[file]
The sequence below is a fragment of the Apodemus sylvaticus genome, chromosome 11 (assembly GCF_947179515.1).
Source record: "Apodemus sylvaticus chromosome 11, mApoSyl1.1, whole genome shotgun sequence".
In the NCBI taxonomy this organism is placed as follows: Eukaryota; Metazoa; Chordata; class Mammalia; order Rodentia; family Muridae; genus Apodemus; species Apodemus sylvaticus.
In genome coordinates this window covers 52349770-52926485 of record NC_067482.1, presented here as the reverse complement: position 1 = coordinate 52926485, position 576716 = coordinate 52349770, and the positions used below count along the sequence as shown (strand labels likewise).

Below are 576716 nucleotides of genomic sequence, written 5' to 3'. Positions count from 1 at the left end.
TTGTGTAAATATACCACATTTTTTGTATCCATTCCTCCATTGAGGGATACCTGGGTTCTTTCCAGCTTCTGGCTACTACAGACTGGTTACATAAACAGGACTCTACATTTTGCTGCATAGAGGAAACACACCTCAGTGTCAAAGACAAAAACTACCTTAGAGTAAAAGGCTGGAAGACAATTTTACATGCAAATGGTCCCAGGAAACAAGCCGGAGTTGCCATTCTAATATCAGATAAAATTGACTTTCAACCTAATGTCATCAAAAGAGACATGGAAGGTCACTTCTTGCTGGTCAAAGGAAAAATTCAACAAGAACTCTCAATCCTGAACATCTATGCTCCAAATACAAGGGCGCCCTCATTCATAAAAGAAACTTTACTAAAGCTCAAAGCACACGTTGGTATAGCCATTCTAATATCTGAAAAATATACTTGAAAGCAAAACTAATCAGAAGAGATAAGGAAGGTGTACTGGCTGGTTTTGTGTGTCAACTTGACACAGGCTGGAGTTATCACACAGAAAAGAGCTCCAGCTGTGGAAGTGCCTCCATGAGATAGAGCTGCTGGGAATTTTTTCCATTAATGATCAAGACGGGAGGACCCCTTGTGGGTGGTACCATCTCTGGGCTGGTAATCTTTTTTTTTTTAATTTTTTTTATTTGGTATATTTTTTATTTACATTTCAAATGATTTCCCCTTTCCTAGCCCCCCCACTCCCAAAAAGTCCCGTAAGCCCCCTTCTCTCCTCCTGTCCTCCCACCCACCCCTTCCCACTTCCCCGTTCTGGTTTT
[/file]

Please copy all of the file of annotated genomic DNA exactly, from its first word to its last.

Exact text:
The sequence below is a fragment of the Apodemus sylvaticus genome, chromosome 11 (assembly GCF_947179515.1).
Source record: "Apodemus sylvaticus chromosome 11, mApoSyl1.1, whole genome shotgun sequence".
In the NCBI taxonomy this organism is placed as follows: Eukaryota; Metazoa; Chordata; class Mammalia; order Rodentia; family Muridae; genus Apodemus; species Apodemus sylvaticus.
In genome coordinates this window covers 52349770-52926485 of record NC_067482.1, presented here as the reverse complement: position 1 = coordinate 52926485, position 576716 = coordinate 52349770, and the positions used below count along the sequence as shown (strand labels likewise).

Below are 576716 nucleotides of genomic sequence, written 5' to 3'. Positions count from 1 at the left end.
TTGTGTAAATATACCACATTTTTTGTATCCATTCCTCCATTGAGGGATACCTGGGTTCTTTCCAGCTTCTGGCTACTACAGACTGGTTACATAAACAGGACTCTACATTTTGCTGCATAGAGGAAACACACCTCAGTGTCAAAGACAAAAACTACCTTAGAGTAAAAGGCTGGAAGACAATTTTACATGCAAATGGTCCCAGGAAACAAGCCGGAGTTGCCATTCTAATATCAGATAAAATTGACTTTCAACCTAATGTCATCAAAAGAGACATGGAAGGTCACTTCTTGCTGGTCAAAGGAAAAATTCAACAAGAACTCTCAATCCTGAACATCTATGCTCCAAATACAAGGGCGCCCTCATTCATAAAAGAAACTTTACTAAAGCTCAAAGCACACGTTGGTATAGCCATTCTAATATCTGAAAAATATACTTGAAAGCAAAACTAATCAGAAGAGATAAGGAAGGTGTACTGGCTGGTTTTGTGTGTCAACTTGACACAGGCTGGAGTTATCACACAGAAAAGAGCTCCAGCTGTGGAAGTGCCTCCATGAGATAGAGCTGCTGGGAATTTTTTCCATTAATGATCAAGACGGGAGGACCCCTTGTGGGTGGTACCATCTCTGGGCTGGTAATCTTTTTTTTTTTAATTTTTTTTATTTGGTATATTTTTTATTTACATTTCAAATGATTTCCCCTTTCCTAGCCCCCCCACTCCCAAAAAGTCCCGTAAGCCCCCTTCTCTCCTCCTGTCCTCCCACCCACCCCTTCCCACTTCCCCGTTCTGGTTTT